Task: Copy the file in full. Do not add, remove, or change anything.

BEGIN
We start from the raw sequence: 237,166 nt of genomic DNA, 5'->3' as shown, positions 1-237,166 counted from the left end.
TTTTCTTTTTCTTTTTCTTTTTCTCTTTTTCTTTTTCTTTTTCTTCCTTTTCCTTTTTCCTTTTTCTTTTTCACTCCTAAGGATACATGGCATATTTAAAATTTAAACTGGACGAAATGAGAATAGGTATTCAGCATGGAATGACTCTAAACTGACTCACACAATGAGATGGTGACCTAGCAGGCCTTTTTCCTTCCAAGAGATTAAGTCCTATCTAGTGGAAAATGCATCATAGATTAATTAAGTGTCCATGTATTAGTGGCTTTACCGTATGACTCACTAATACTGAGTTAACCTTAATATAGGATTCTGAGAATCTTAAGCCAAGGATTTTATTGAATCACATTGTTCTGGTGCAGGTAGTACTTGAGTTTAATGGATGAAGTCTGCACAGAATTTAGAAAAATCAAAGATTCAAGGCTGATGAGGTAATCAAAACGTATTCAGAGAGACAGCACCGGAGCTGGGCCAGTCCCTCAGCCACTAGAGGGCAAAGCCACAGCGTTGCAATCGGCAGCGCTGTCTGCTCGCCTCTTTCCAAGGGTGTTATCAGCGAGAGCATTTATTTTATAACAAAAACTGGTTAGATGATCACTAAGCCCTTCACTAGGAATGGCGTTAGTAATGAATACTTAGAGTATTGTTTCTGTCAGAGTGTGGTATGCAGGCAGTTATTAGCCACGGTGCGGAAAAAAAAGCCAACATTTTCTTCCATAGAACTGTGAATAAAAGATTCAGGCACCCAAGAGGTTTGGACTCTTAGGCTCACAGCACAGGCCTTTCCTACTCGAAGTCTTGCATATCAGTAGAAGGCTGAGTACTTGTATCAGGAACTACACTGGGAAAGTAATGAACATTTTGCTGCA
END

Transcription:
We start from the raw sequence: 237,166 nt of genomic DNA, 5'->3' as shown, positions 1-237,166 counted from the left end.
TTTTCTTTTTCTTTTTCTTTTTCTCTTTTTCTTTTTCTTTTTCTTCCTTTTCCTTTTTCCTTTTTCTTTTTCACTCCTAAGGATACATGGCATATTTAAAATTTAAACTGGACGAAATGAGAATAGGTATTCAGCATGGAATGACTCTAAACTGACTCACACAATGAGATGGTGACCTAGCAGGCCTTTTTCCTTCCAAGAGATTAAGTCCTATCTAGTGGAAAATGCATCATAGATTAATTAAGTGTCCATGTATTAGTGGCTTTACCGTATGACTCACTAATACTGAGTTAACCTTAATATAGGATTCTGAGAATCTTAAGCCAAGGATTTTATTGAATCACATTGTTCTGGTGCAGGTAGTACTTGAGTTTAATGGATGAAGTCTGCACAGAATTTAGAAAAATCAAAGATTCAAGGCTGATGAGGTAATCAAAACGTATTCAGAGAGACAGCACCGGAGCTGGGCCAGTCCCTCAGCCACTAGAGGGCAAAGCCACAGCGTTGCAATCGGCAGCGCTGTCTGCTCGCCTCTTTCCAAGGGTGTTATCAGCGAGAGCATTTATTTTATAACAAAAACTGGTTAGATGATCACTAAGCCCTTCACTAGGAATGGCGTTAGTAATGAATACTTAGAGTATTGTTTCTGTCAGAGTGTGGTATGCAGGCAGTTATTAGCCACGGTGCGGAAAAAAAAGCCAACATTTTCTTCCATAGAACTGTGAATAAAAGATTCAGGCACCCAAGAGGTTTGGACTCTTAGGCTCACAGCACAGGCCTTTCCTACTCGAAGTCTTGCATATCAGTAGAAGGCTGAGTACTTGTATCAGGAACTACACTGGGAAAGTAATGAACATTTTGCTGCA